A monument to mediocrity
The following 33 years have been – to coin a phrase – a monument to mediocrity. Two runner-up spots in – 1990 and 1991 – were followed by some pretty bad (and at times debilitating) lows. 1991 proved to be the most contentious. Amina lost to Swedish Carola using tie-break rules in force at the time.
2003-2015 gave French TV a particularly dire run. The contest became “modern” and their efforts were lifted just once by the genuine genius that was Patricia Kaas. So what’s gone wrong?
Being French – that’s what’s gone wrong. Nothing wrong with the French per se. I holiday there every year. Their countryside and gastronomy are “magnifique”. However, in the context of Eurovision, “being French” seems to come with low public expectations, and this translates into little or no radio airplay. And if that isn’t enough, you’re lumbered with having to sing in French. A language that uses many words where one might do, and is not the easiest for eastern Europeans to get a handle on. It’s no wonder The French don’t score highly.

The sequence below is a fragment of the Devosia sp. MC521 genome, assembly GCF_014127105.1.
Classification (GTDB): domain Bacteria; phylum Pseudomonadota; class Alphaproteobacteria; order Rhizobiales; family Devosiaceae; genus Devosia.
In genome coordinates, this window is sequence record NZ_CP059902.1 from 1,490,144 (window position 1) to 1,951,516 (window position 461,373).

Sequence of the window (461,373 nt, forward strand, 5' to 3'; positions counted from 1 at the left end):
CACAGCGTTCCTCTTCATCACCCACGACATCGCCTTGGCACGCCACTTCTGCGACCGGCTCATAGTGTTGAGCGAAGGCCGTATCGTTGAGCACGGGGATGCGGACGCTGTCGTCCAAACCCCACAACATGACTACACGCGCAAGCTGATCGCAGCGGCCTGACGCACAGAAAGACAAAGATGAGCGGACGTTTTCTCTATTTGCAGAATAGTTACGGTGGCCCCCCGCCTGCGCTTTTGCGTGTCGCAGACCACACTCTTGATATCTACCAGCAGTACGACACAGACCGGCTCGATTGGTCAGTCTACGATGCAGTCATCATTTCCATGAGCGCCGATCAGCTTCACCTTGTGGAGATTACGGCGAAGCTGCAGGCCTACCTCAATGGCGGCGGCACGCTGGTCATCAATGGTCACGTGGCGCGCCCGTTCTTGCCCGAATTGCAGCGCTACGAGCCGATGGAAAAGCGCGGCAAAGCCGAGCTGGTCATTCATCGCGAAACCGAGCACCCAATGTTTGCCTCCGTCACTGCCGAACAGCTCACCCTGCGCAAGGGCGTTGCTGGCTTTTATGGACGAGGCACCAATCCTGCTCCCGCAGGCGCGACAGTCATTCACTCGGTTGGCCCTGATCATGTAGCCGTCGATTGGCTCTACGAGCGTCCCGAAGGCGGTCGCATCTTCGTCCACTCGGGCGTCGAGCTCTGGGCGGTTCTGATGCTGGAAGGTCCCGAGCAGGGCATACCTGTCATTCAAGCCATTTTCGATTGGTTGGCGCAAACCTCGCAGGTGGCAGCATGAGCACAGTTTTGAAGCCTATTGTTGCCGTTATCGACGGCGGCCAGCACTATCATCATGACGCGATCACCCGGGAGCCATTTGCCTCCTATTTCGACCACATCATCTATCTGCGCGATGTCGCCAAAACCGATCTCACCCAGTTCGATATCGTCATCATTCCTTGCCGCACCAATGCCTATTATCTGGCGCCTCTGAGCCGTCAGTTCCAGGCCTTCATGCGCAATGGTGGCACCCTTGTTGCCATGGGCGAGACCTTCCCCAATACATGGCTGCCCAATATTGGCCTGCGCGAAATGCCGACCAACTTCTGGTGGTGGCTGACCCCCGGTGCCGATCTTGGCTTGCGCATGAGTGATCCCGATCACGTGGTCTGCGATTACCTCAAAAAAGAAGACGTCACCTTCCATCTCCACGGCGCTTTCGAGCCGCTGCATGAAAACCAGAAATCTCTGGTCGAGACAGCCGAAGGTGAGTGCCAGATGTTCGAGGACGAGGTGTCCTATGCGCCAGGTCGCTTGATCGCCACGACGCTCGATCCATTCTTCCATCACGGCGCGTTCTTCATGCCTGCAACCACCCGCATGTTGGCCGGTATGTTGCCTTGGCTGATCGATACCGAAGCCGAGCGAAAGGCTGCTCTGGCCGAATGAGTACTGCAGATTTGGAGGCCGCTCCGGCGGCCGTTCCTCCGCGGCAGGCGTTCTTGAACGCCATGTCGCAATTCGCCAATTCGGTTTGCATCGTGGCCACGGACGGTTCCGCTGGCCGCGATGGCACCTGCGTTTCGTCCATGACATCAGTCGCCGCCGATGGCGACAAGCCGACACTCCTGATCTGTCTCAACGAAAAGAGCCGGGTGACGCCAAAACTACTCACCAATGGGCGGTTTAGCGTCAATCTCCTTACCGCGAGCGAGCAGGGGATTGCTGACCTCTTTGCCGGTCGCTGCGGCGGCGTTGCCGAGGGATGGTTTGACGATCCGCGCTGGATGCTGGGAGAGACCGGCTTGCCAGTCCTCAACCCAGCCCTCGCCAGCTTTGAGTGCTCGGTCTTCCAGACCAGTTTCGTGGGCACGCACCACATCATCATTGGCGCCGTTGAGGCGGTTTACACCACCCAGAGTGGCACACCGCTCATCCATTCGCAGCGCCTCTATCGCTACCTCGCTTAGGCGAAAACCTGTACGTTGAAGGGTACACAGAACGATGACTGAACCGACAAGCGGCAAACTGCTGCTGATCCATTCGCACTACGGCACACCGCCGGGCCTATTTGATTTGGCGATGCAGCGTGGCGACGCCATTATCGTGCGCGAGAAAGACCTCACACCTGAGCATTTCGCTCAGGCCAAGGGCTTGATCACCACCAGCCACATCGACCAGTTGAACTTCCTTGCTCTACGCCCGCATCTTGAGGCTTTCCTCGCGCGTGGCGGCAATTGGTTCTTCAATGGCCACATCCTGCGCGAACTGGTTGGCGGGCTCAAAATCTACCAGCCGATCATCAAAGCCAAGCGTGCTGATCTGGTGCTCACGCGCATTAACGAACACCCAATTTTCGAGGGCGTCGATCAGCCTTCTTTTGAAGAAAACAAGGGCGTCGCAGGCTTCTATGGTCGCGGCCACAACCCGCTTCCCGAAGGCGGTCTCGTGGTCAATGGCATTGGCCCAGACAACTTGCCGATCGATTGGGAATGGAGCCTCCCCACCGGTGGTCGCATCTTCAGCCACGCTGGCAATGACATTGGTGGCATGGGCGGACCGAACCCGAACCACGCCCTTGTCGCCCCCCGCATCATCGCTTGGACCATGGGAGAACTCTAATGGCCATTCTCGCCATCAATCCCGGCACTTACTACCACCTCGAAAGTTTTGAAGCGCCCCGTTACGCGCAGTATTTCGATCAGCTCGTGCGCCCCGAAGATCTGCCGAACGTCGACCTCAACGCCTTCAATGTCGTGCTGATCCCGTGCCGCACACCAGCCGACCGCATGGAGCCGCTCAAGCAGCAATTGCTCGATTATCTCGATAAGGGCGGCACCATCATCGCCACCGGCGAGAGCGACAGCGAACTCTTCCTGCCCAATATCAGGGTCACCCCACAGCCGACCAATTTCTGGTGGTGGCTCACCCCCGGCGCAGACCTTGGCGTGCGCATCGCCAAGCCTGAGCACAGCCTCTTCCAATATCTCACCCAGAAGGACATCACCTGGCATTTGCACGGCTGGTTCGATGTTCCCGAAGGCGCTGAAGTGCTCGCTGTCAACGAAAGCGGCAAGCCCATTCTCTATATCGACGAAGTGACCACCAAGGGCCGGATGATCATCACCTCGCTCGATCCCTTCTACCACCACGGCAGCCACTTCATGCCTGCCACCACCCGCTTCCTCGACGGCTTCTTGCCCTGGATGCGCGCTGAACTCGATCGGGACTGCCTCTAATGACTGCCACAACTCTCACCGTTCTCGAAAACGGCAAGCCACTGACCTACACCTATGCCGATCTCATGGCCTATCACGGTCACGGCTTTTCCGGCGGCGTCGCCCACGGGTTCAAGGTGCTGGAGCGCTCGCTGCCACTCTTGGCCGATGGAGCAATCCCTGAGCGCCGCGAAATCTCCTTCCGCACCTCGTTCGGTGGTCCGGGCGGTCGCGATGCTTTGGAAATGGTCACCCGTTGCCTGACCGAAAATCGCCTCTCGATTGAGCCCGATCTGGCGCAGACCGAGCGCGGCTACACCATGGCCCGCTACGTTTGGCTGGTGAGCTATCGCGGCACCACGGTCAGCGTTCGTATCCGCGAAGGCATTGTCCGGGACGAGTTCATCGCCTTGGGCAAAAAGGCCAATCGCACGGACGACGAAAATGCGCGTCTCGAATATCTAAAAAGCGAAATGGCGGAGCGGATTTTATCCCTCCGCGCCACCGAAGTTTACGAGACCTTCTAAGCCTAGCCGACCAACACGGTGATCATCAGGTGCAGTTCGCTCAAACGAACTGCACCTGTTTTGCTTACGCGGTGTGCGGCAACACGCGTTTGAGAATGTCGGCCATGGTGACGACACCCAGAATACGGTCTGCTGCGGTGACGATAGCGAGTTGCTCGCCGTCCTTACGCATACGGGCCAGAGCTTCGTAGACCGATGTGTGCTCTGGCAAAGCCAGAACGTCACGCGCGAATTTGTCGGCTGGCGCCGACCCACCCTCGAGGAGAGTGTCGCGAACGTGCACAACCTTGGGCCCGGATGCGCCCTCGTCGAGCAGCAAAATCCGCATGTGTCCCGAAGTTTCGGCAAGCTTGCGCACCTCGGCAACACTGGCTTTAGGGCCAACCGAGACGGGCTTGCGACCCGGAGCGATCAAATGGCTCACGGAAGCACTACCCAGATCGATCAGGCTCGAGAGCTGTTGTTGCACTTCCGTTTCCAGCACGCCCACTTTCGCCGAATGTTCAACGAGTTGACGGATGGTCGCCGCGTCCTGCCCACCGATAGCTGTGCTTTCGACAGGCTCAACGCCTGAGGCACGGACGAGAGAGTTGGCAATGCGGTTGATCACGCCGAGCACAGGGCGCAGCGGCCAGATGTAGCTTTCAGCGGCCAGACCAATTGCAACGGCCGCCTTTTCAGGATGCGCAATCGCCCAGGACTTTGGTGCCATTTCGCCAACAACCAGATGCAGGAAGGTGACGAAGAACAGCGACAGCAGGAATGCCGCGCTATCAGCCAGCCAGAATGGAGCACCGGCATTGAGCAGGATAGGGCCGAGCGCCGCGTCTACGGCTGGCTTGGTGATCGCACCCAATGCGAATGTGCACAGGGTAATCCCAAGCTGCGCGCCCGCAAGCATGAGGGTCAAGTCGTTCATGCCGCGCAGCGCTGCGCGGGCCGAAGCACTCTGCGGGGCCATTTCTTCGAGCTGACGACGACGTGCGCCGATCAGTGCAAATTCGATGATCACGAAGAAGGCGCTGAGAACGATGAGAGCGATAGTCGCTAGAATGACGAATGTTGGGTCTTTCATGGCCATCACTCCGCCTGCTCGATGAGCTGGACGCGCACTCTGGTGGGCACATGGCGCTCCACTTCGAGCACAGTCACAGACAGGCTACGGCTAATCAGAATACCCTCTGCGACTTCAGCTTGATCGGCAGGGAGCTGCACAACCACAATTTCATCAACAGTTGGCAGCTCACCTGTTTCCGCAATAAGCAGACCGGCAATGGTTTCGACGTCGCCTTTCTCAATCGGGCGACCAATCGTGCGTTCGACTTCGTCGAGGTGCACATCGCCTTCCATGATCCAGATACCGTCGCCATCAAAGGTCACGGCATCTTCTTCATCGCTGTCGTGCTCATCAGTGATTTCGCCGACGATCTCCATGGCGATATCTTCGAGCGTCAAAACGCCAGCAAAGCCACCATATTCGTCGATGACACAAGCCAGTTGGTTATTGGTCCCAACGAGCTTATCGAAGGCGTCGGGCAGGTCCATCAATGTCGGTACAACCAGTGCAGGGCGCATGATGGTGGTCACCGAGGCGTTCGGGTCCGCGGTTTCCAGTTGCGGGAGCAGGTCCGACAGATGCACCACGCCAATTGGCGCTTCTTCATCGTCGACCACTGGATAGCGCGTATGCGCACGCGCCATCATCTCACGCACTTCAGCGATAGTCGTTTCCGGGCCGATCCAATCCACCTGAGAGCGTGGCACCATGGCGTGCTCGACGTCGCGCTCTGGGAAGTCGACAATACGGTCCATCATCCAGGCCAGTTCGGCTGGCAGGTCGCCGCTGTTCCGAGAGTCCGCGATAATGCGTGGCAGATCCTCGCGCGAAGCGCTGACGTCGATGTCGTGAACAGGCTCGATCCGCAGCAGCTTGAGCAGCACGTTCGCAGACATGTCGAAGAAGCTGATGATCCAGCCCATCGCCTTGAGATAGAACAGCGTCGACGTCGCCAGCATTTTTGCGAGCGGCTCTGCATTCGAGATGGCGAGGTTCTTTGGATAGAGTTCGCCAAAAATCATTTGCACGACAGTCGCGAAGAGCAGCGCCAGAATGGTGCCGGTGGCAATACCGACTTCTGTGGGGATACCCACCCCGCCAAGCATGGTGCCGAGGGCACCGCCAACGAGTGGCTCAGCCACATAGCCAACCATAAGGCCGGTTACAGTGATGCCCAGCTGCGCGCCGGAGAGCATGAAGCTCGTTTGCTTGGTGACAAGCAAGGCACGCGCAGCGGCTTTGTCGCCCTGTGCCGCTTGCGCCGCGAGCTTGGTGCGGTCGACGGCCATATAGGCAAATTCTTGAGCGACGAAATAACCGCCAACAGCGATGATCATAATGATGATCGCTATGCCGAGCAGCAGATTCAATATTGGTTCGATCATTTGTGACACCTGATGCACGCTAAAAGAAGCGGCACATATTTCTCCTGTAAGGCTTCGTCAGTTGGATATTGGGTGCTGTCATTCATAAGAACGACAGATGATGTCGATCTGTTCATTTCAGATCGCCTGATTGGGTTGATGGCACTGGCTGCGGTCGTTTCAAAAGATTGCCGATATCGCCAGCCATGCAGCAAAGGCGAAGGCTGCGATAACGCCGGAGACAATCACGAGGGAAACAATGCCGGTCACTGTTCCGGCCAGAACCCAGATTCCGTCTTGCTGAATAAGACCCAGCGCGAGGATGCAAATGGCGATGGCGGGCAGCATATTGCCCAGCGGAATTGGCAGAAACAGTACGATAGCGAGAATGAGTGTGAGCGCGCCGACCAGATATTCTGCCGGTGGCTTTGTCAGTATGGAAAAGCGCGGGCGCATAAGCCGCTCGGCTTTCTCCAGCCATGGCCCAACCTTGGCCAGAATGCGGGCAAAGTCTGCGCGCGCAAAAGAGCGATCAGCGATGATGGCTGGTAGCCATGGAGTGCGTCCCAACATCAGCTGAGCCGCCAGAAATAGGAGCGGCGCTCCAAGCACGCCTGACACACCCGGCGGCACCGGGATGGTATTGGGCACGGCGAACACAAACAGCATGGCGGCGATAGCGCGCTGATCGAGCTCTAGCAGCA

What about the broadcaster?
It’s not just the language, of course. The broadcaster must take its share of the blame for not going with the times. Bad result after bad result ought to tell someone that they’re doing something wrong, but with a typical Gallic shrug, they left well enough alone for too many years.
France 3 got in on the act when Antenne 2 / France 2 had finally had enough. They employed the flamboyant – and oft seen on Melodifestival – Bruno Beberes as head of delegation. Whilst in public Bruno was the ‘new face of France’, in private it was just more of the same.
Years came and went without a sniff of a win despite a return to national finals.
At least you tried something different …